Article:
By presidential proclamation, today—Jan. 16, 2020—is Religious Freedom Day.
Celebrated annually since 1993, the day commemorates the 1786 Virginia Statute for Religious Freedom, authored by Thomas Jefferson. The statute—a precursor to the First Amendment of the U.S. Constitution—reads in part that “all men shall be free to profess, and by argument to maintain, their opinions in matters of Religion, and that the same shall in no wise diminish, enlarge or affect their civil capacities.”
In President Donald Trump’s proclamation, he said: “From its opening pages, the story of America has been rooted in the truth that all men and women are endowed with the right to follow their conscience, worship freely, and live in accordance with their convictions. On Religious Freedom Day, we honor the foundational link between freedom and faith in our country and reaffirm our commitment to safeguarding the religious liberty of all Americans.”
The president pointed out his administration’s commitment to religious liberty both at home and abroad. In 2017, he signed an executive order to advance religious freedom for individuals and institutions. Part of that order stipulates that the Department of the Treasury will not enforce the Johnson Amendment, which threatens the tax-exempt status of nonprofit organizations that speak out about political candidates. In addition, Trump said, the Justice Department has obtained 14 convictions in cases involving attacks or threats against places of worship, and he signed an executive order to combat anti-Semitism.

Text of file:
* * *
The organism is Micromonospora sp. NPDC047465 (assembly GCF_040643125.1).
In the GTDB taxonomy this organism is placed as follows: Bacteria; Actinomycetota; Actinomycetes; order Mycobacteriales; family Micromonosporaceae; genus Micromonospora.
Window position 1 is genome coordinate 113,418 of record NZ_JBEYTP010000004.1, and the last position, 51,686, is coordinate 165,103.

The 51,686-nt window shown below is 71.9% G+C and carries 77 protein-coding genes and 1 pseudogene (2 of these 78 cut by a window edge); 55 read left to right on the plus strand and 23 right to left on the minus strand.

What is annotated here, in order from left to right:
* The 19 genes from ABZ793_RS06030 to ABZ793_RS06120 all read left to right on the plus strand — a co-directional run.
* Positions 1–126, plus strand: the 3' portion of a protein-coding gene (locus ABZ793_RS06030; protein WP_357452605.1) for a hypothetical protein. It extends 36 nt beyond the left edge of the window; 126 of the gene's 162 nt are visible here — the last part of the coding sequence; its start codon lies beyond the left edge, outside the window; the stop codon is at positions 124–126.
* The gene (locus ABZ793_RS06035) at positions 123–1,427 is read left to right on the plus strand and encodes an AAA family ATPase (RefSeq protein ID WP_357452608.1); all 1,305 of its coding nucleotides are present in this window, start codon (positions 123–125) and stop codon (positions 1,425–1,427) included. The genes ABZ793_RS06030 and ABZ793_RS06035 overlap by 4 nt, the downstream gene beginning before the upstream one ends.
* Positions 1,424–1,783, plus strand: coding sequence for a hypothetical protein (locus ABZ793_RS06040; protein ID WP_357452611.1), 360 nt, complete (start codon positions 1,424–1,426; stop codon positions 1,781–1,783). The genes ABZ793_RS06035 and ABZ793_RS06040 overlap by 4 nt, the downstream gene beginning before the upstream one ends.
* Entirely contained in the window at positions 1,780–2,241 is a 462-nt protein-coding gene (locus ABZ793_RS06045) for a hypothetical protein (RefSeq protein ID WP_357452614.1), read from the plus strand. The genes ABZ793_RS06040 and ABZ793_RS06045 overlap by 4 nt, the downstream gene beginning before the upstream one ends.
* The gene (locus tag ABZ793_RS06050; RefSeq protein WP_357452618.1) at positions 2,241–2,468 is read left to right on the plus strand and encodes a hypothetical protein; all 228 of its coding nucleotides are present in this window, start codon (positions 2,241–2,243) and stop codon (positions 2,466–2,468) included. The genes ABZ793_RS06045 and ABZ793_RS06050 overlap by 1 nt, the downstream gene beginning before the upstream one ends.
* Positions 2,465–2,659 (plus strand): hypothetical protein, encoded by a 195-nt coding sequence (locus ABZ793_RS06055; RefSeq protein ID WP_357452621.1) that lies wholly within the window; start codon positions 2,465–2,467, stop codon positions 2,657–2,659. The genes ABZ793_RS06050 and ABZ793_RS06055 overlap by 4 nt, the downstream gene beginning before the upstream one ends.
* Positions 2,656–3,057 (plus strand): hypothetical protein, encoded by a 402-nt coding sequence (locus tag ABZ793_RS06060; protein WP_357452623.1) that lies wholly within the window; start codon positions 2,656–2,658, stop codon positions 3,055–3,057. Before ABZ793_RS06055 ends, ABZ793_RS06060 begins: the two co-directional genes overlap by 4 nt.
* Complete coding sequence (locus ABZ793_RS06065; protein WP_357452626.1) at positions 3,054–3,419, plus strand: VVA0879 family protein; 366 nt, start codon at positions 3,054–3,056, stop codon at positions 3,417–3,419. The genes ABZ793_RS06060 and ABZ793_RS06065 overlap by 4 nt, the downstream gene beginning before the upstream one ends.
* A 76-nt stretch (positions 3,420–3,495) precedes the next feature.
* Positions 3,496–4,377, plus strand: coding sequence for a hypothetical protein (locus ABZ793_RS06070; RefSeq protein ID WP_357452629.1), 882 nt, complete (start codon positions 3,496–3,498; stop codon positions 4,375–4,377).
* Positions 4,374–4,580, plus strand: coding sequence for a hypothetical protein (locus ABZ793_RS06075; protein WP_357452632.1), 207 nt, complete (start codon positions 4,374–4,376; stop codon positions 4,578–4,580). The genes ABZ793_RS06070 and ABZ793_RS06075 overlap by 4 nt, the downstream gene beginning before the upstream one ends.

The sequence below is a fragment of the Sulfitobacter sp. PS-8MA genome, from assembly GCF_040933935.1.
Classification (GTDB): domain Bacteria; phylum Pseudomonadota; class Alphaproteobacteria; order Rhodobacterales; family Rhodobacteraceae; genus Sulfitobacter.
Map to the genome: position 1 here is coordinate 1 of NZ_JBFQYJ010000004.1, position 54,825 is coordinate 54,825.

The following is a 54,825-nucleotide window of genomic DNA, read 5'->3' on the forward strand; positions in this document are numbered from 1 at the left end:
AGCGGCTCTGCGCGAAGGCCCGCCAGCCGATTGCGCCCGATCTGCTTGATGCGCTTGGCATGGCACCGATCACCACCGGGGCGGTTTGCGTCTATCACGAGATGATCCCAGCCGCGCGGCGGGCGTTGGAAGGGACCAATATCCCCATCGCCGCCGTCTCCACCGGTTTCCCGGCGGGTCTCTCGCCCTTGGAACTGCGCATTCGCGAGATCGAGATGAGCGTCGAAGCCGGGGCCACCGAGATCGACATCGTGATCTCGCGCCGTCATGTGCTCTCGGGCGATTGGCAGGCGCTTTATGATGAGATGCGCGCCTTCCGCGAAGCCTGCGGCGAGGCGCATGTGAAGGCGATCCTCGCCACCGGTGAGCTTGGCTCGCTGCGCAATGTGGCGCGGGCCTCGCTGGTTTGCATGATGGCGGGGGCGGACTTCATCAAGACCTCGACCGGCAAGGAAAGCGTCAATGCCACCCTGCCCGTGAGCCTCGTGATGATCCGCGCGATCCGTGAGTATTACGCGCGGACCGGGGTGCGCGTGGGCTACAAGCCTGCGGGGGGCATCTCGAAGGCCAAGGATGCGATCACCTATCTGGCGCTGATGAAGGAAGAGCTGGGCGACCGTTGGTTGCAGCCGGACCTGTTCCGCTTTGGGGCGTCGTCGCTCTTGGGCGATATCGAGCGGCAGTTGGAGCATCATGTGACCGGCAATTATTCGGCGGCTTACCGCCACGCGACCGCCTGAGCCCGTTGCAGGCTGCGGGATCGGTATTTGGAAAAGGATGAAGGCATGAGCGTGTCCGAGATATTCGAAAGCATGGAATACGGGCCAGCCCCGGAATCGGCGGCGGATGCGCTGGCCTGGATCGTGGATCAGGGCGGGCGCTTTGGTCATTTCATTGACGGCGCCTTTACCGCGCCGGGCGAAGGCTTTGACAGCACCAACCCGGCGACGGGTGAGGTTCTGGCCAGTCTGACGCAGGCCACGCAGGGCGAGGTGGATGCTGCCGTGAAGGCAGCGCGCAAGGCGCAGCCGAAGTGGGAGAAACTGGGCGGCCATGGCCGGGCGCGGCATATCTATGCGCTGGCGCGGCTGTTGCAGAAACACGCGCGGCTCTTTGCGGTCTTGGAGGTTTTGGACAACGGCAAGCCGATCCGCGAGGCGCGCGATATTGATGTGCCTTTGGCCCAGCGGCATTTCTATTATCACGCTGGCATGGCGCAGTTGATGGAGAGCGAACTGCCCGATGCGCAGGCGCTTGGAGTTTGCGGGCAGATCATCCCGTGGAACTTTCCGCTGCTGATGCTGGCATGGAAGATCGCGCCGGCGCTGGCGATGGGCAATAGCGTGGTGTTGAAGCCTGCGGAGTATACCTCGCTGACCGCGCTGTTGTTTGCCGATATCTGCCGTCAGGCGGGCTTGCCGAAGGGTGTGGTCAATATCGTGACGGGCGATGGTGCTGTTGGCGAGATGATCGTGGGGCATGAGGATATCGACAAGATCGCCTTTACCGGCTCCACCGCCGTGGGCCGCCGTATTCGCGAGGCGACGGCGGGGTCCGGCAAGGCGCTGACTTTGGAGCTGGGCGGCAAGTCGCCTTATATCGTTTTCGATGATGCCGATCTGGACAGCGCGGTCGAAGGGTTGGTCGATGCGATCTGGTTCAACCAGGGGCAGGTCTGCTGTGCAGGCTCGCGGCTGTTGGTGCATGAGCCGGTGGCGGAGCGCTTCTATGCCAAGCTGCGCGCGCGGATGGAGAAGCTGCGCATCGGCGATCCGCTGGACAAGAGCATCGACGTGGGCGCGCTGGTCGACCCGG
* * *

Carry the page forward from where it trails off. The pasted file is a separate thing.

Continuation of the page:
“I have also made clear that my Administration will not tolerate the violation of any American’s ability to worship freely and openly and to live as his or her faith commands,” Trump said in the proclamation.
Ironically, on a day that hearkens back to a statute enacted in the state of Virginia, today the Health, Welfare and Institutions Subcommittee of that state’s House of Delegates is scheduled to consider a bill, HB 1051, that would directly violate the religious liberty of faith-based child placement agencies.
Specifically, the bill would repeal a 2012 state law that stipulated: “No private child-placing agency shall be required to perform, assist, counsel, recommend, consent to, refer or participate in any placement of a child for foster care or adoption when the proposed placement would violate the agency’s written religious or moral convictions or policies.”
In addition to repealing those protections, HB 1051 says that the state “shall not contract with or provide funds, directly or indirectly, to any child-placing agency that, in making decisions regarding the placement of a child, discriminates against the child or otherwise eligible prospective foster or adoptive parents on the basis of race, color, religion, national origin, sex, sexual orientation, gender identity, marital status, or status as a veteran.”
Virginia Cobb, president of the Virginia-based Family Foundation, warned: “If this bill passes, organizations with deeply held religious convictions will inevitably be excluded from Virginia’s foster care system. … This bill would force faith-based child placement agencies to either comply with state licensing requirements and violate their core values, or close their doors to thousands of children in need of a loving home.”